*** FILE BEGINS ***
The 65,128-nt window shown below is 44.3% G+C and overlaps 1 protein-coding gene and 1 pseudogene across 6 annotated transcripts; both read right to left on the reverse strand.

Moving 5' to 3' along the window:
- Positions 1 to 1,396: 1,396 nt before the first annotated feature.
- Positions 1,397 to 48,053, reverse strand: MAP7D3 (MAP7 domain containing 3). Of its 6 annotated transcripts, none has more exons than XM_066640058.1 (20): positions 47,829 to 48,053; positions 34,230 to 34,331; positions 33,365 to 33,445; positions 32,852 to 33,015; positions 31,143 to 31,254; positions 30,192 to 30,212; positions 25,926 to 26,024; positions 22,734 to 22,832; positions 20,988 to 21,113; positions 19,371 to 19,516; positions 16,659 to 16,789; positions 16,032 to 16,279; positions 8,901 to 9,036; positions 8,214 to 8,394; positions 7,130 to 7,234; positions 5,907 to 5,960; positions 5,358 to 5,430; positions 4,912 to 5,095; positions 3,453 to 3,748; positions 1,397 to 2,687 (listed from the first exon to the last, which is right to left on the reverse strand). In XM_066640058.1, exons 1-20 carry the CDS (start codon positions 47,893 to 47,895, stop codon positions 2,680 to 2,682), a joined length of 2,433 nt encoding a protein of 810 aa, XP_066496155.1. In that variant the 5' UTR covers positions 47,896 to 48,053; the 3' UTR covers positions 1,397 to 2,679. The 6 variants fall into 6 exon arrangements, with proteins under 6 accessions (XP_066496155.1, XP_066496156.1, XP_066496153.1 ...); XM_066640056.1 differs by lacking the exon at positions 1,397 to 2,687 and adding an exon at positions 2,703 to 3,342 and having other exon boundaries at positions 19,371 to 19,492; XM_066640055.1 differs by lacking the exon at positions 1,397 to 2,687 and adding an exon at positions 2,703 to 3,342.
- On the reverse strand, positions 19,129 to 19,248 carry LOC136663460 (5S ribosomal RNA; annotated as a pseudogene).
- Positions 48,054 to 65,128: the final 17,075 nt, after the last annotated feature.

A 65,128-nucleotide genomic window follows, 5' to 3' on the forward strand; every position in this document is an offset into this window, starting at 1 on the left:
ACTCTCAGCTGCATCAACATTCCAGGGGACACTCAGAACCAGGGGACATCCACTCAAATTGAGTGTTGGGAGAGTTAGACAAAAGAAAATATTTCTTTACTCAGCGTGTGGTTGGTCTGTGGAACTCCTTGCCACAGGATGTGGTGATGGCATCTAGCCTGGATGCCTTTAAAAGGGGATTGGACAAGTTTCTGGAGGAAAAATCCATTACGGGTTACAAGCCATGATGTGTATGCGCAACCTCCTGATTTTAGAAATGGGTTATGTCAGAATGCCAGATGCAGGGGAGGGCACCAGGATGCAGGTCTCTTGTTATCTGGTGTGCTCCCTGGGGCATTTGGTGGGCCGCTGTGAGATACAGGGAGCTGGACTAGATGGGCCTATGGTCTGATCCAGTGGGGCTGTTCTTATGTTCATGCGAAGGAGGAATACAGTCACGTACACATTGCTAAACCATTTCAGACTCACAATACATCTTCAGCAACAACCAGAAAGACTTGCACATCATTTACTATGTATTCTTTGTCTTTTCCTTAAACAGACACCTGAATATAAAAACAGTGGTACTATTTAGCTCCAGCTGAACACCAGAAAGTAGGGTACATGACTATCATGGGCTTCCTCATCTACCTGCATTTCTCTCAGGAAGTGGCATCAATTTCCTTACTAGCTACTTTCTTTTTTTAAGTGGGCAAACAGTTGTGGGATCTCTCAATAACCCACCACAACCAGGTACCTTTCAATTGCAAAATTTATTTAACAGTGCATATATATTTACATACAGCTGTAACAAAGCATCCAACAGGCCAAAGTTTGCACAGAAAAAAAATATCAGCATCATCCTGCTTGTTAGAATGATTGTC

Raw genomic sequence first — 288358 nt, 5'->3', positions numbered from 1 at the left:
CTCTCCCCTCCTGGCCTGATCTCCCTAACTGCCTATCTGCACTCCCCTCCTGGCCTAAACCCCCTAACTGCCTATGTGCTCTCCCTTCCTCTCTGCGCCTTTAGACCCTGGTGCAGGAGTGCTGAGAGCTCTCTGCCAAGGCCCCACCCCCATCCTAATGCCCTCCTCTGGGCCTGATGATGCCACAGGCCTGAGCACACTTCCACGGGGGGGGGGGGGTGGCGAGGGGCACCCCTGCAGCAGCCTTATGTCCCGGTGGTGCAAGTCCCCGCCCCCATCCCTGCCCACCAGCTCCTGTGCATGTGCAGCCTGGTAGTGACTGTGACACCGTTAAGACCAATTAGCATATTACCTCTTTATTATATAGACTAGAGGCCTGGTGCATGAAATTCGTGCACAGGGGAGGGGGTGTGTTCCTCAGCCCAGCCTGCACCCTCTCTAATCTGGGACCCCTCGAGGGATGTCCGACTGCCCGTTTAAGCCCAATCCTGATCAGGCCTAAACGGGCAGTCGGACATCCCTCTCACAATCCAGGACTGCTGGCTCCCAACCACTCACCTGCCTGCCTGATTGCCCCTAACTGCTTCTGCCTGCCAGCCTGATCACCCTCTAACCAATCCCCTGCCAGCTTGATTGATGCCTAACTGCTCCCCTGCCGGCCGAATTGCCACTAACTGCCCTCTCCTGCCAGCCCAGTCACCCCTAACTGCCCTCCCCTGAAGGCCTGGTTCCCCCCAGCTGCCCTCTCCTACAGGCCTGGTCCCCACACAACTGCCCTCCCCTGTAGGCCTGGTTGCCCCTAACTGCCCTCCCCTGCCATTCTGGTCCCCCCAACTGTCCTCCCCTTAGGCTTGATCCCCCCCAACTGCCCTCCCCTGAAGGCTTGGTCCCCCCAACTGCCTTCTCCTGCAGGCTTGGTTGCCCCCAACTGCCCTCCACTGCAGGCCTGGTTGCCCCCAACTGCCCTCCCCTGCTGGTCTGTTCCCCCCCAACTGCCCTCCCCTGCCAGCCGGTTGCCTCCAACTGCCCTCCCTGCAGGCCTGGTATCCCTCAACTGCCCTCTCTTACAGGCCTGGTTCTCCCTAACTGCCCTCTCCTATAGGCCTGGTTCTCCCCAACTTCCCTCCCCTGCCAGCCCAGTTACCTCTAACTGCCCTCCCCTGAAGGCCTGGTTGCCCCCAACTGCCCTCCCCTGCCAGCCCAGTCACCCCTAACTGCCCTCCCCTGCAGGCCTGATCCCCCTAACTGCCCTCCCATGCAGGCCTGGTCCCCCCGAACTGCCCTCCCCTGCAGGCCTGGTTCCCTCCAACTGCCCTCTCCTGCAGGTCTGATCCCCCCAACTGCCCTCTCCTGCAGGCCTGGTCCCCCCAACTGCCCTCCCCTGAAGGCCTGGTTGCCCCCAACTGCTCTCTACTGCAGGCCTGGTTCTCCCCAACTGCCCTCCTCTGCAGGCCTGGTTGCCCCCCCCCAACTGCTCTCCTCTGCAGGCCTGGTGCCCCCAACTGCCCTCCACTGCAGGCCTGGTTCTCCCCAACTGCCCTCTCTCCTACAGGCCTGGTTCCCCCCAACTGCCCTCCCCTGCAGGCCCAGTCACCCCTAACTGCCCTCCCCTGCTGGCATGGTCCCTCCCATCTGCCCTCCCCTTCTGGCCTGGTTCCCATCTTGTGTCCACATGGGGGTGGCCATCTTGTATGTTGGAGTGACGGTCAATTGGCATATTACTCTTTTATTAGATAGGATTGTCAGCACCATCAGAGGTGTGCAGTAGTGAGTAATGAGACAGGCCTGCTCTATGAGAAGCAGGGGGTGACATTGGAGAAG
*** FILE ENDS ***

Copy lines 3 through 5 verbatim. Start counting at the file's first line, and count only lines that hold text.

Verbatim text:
- Positions 1 to 1,396: 1,396 nt before the first annotated feature.
- Positions 1,397 to 48,053, reverse strand: MAP7D3 (MAP7 domain containing 3). Of its 6 annotated transcripts, none has more exons than XM_066640058.1 (20): positions 47,829 to 48,053; positions 34,230 to 34,331; positions 33,365 to 33,445; positions 32,852 to 33,015; positions 31,143 to 31,254; positions 30,192 to 30,212; positions 25,926 to 26,024; positions 22,734 to 22,832; positions 20,988 to 21,113; positions 19,371 to 19,516; positions 16,659 to 16,789; positions 16,032 to 16,279; positions 8,901 to 9,036; positions 8,214 to 8,394; positions 7,130 to 7,234; positions 5,907 to 5,960; positions 5,358 to 5,430; positions 4,912 to 5,095; positions 3,453 to 3,748; positions 1,397 to 2,687 (listed from the first exon to the last, which is right to left on the reverse strand). In XM_066640058.1, exons 1-20 carry the CDS (start codon positions 47,893 to 47,895, stop codon positions 2,680 to 2,682), a joined length of 2,433 nt encoding a protein of 810 aa, XP_066496155.1. In that variant the 5' UTR covers positions 47,896 to 48,053; the 3' UTR covers positions 1,397 to 2,679. The 6 variants fall into 6 exon arrangements, with proteins under 6 accessions (XP_066496155.1, XP_066496156.1, XP_066496153.1 ...); XM_066640056.1 differs by lacking the exon at positions 1,397 to 2,687 and adding an exon at positions 2,703 to 3,342 and having other exon boundaries at positions 19,371 to 19,492; XM_066640055.1 differs by lacking the exon at positions 1,397 to 2,687 and adding an exon at positions 2,703 to 3,342.
- On the reverse strand, positions 19,129 to 19,248 carry LOC136663460 (5S ribosomal RNA; annotated as a pseudogene).